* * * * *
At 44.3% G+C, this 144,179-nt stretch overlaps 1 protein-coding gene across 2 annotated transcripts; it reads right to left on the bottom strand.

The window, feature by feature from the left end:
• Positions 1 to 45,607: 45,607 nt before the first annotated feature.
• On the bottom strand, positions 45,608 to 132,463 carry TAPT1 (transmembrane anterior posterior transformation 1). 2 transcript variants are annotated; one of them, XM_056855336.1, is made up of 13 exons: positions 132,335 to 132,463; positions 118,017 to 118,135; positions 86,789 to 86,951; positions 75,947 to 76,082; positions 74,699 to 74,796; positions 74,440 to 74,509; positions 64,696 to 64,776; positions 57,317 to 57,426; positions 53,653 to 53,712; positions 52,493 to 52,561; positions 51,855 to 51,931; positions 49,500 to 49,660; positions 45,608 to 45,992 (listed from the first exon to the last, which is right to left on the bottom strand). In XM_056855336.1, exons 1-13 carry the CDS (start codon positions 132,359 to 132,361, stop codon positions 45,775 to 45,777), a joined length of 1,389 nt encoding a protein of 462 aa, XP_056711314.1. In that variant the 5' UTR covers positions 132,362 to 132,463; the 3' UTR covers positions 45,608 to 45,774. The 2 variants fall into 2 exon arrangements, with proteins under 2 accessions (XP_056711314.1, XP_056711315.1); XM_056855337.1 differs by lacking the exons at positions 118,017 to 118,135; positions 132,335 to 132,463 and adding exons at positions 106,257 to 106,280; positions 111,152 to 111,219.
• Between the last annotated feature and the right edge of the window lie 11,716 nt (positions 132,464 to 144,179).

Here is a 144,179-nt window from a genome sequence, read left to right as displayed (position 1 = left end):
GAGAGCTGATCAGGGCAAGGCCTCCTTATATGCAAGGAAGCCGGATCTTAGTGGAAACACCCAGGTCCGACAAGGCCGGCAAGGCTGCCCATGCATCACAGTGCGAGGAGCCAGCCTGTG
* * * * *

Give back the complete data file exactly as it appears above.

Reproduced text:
At 44.3% G+C, this 144,179-nt stretch overlaps 1 protein-coding gene across 2 annotated transcripts; it reads right to left on the bottom strand.

The window, feature by feature from the left end:
• Positions 1 to 45,607: 45,607 nt before the first annotated feature.
• On the bottom strand, positions 45,608 to 132,463 carry TAPT1 (transmembrane anterior posterior transformation 1). 2 transcript variants are annotated; one of them, XM_056855336.1, is made up of 13 exons: positions 132,335 to 132,463; positions 118,017 to 118,135; positions 86,789 to 86,951; positions 75,947 to 76,082; positions 74,699 to 74,796; positions 74,440 to 74,509; positions 64,696 to 64,776; positions 57,317 to 57,426; positions 53,653 to 53,712; positions 52,493 to 52,561; positions 51,855 to 51,931; positions 49,500 to 49,660; positions 45,608 to 45,992 (listed from the first exon to the last, which is right to left on the bottom strand). In XM_056855336.1, exons 1-13 carry the CDS (start codon positions 132,359 to 132,361, stop codon positions 45,775 to 45,777), a joined length of 1,389 nt encoding a protein of 462 aa, XP_056711314.1. In that variant the 5' UTR covers positions 132,362 to 132,463; the 3' UTR covers positions 45,608 to 45,774. The 2 variants fall into 2 exon arrangements, with proteins under 2 accessions (XP_056711314.1, XP_056711315.1); XM_056855337.1 differs by lacking the exons at positions 118,017 to 118,135; positions 132,335 to 132,463 and adding exons at positions 106,257 to 106,280; positions 111,152 to 111,219.
• Between the last annotated feature and the right edge of the window lie 11,716 nt (positions 132,464 to 144,179).

Here is a 144,179-nt window from a genome sequence, read left to right as displayed (position 1 = left end):
GAGAGCTGATCAGGGCAAGGCCTCCTTATATGCAAGGAAGCCGGATCTTAGTGGAAACACCCAGGTCCGACAAGGCCGGCAAGGCTGCCCATGCATCACAGTGCGAGGAGCCAGCCTGTG